Keeping Your Family Healthy And Happy

Faqs About Urgent Care Clinics And Emergency Pediatric Care

What should you do if the pediatrician's office doesn't have an appointment or is closed? Your child won't always get sick, injure themselves, or develop a rash during typical work hours on a weekday. If the issue is severe or accompanied by serious symptoms, go to the emergency room. But if your child doesn't need this type of medical care, an urgent or emergency pediatric care clinic can start the diagnostic process and provide treatment options. 

What Are Urgent or Emergency Care Centers?

Urgent and emergency care clinics are open during on- and off-peak service times. This means you can visit a center on a weekday during the day, in the evening, or on the weekend. The availability of hours makes urgent care an easy alternative for many parents. If your child's regular doctor doesn't have an open emergency pediatric appointment, urgent care offers same-day, walk-in services. This can help your child to find relief, start an antibiotic, or get another type of treatment as soon as possible. You can also use this type of service if it's after-hours, the pediatrician's practice is closed, and the illness or injury isn't an emergency.

Do These Clinics Treat Every Pediatric Problem?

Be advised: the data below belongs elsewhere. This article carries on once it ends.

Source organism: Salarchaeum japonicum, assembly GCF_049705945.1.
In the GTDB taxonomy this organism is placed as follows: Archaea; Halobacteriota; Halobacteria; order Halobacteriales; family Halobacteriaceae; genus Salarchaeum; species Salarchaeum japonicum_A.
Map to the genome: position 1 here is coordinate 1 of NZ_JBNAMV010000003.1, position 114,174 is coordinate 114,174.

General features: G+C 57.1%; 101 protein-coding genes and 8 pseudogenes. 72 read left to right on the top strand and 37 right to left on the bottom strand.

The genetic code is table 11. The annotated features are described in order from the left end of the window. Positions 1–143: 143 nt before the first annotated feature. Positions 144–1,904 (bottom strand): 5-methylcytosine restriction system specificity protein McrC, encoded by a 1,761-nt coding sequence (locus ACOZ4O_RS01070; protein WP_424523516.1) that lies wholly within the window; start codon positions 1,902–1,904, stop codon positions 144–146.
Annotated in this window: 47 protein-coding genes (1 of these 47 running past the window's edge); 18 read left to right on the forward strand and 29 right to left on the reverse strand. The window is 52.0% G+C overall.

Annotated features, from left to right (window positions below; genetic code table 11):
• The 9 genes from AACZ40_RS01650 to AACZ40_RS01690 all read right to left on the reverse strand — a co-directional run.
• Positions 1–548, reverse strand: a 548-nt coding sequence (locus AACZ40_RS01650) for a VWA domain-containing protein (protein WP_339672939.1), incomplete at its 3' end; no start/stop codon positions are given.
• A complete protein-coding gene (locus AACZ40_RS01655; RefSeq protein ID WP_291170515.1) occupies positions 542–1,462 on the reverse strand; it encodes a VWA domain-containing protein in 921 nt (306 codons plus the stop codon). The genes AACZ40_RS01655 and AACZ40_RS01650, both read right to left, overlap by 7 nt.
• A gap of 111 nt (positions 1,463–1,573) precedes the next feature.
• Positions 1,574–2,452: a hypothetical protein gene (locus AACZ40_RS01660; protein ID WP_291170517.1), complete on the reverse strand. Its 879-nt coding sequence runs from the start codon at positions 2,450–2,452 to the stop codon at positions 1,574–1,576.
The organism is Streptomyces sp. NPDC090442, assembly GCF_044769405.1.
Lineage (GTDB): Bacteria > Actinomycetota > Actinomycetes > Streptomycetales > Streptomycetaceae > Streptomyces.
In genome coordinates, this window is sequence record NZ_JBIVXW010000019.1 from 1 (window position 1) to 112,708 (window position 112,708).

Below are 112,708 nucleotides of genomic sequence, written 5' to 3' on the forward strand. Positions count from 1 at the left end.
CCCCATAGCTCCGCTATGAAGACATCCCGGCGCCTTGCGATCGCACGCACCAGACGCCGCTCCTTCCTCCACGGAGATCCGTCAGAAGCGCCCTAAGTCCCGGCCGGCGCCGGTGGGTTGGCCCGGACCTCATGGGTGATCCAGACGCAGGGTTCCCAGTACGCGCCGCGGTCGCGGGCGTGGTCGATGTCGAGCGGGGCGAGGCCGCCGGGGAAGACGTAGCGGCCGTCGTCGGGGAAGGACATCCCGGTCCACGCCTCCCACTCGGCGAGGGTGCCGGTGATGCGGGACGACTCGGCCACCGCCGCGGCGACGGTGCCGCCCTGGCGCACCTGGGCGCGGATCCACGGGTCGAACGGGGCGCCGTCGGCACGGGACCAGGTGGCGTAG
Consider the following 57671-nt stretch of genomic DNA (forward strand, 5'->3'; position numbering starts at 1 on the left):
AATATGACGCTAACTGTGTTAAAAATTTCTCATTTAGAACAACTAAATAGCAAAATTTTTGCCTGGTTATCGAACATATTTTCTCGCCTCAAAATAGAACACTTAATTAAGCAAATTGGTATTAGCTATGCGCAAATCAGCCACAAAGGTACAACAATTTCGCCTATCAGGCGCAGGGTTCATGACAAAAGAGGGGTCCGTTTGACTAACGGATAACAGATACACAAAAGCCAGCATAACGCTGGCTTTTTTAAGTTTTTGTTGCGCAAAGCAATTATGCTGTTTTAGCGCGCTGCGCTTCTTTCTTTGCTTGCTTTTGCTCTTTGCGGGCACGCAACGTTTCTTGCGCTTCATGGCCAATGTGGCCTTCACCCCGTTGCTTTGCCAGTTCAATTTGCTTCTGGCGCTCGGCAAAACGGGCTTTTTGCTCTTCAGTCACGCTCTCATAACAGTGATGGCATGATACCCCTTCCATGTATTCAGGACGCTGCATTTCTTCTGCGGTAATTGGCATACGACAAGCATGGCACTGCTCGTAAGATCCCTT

The answer to this question depends on the clinic. According to the Urgent Care Association, in 2019 there were more than 9,200 urgent care types of clinics in the United States with a growth rate of between 400 and 500 new centers annually. The growing number of urgent and emergency care providers means that you have choices. If one clinic doesn't offer a service your child needs, you may find another center nearby that does. Always call ahead to make sure the provider can assess your child's condition, has the right diagnostic tools (such as X-rays or other imaging equipment), and offers the type of treatment your child needs right now.

Many urgent care providers can diagnose common illnesses such as the cold, COVID-19, strep throat, or the flu. If your child has a runny nose, sore throat, cough, low fever, muscle aches, or a mild headache, urgent care can help. But if your child has a high fever, is lethargic (beyond normal fatigue), can't breathe, shows signs of dehydration, is unresponsive, is in serious pain, or has another similarly concerning symptom, contact your local emergency services provider immediately. 

Along with mild illnesses, many urgent care centers can also diagnose and treat minor injuries. These include muscle strains, sprains, some types of simple fractures (such as a broken toe or finger), and wounds that require stitches. Like serious illnesses, severe injuries also require immediate emergency care. 

Can Your Child's Pediatrician Access Test Results From Urgent Care?

Ask the urgent care provider how to forward or send your child's test results, imaging studies, and other records to the pediatrician's office. Your child's regular doctor may need this information to provide follow-up care.